Resultados

Luego del proceso de selección, no se localizaron estudios clínicos aleatorizados que incluyeran mascarillas caseras para la población en general. Incluimos siete estudios que evaluaron diferentes telas para el bloqueo de gotas de nivel de laboratorio y un estudio de revisión.

Conclusión

El uso de mascarillas caseras permite una barrera para las gotas al compararlo con ninguna mascarilla. La mascarilla es un recurso adicional en la prevención y siempre debe estar asociada a la etiqueta respiratoria, higienización de manos, distanciamiento social y aislamiento de casos.

COVID-19; Control de Infecciones; Población; Dispositivos de Protección Respiratoria; Pandemias; Máscaras

Abstract

Objective

To identify, systematically review, and summarize the best scientific evidence available on the efficacy and safety of homemade cloth face masks for the community.

Methods

The search was conducted using the Cochrane, PUBMED, EMBASE, and LILACS databases, as well as grey literature, using Opengrey . A search was also conducted using references from primary and secondary studies that were found. No language or time period restrictions were applied. All papers that objective was to check efficacy and safety of the use of cloth face masks as protection against viral transmission were included, as well as laboratory studies assessing barriers against particles. We excluded studies approaching the use of face masks by healthcare providers. Two independent reviewers selected the studies, and discrepancies were decided by a third reviewer.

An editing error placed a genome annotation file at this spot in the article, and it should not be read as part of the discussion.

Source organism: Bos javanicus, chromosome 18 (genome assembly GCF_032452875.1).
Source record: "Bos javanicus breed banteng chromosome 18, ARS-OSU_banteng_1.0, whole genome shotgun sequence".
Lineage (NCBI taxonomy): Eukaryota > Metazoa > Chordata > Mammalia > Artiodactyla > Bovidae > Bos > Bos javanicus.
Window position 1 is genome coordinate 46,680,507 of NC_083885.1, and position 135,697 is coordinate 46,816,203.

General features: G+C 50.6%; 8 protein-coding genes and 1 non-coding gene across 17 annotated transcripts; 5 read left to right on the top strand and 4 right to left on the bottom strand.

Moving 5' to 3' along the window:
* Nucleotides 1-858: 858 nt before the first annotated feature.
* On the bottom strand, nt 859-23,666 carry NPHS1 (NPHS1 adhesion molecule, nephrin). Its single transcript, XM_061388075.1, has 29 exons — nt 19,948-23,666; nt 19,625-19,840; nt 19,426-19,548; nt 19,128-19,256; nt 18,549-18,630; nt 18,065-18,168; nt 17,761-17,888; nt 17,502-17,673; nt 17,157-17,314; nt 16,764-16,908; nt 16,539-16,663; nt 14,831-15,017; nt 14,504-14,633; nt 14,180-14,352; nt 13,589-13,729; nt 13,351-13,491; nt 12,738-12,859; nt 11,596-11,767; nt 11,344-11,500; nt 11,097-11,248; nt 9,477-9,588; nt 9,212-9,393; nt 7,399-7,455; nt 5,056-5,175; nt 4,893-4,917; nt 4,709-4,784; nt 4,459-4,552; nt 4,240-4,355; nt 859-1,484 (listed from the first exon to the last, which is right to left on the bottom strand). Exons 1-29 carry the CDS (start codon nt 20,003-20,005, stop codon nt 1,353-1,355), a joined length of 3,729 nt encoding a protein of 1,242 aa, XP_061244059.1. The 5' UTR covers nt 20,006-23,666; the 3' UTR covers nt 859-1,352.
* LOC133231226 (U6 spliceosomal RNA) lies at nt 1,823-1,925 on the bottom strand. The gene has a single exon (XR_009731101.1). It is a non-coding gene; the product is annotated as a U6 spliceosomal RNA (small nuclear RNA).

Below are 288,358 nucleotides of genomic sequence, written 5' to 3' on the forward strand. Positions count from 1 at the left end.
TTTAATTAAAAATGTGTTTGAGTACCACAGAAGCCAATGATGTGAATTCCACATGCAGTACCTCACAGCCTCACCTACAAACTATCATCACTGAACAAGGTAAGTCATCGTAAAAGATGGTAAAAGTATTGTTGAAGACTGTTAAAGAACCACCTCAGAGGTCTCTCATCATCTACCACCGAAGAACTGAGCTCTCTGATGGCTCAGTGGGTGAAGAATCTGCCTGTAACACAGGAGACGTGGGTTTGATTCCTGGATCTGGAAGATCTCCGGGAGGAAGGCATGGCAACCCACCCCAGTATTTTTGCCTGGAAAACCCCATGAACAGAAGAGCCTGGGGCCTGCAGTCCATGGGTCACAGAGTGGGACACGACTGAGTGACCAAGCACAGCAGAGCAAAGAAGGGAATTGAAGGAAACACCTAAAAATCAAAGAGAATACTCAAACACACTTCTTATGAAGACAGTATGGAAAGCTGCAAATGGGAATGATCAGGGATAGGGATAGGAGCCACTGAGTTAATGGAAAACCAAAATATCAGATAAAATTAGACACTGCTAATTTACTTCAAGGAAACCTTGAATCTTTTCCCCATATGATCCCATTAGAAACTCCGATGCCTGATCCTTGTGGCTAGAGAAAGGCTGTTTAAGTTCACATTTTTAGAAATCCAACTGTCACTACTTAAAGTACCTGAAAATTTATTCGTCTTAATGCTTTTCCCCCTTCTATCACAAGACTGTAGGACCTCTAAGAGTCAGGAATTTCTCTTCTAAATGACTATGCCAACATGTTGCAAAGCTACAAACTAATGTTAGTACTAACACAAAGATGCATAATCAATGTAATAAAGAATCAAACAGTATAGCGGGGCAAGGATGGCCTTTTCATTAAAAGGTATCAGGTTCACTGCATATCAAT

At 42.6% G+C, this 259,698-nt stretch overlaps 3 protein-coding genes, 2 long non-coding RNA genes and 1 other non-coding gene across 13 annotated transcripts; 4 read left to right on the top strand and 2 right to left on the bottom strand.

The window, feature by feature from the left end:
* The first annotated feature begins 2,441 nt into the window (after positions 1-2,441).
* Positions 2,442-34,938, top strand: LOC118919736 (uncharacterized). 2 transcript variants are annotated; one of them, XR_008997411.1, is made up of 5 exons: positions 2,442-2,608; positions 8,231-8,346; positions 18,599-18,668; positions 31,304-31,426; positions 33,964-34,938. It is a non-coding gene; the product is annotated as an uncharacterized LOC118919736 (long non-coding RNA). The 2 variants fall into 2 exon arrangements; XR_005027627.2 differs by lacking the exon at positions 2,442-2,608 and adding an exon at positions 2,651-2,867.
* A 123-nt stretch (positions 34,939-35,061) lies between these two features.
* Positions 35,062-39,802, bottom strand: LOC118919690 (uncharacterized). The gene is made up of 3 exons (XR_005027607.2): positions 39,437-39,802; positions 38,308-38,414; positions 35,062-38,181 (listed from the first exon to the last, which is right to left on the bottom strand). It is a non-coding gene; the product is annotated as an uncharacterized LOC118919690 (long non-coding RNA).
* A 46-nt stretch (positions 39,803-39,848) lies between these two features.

Results

No randomized clinical trials involving cloth face masks for the general population were found. Seven studies assessing different types of cloth to prevent the penetration of droplets at a laboratory level and a review study were included.

Conclusion

Using cloth face masks provides a barrier against droplets when compared with not using any face masks. The face mask is an additional preventive mesuare and must be used along with respiratory etiquette, hand hygiene, social distancing, and isolation of cases.

COVID-19; Infection control; Population; Respiratory protective devices; Pandemics; Masks

Introduction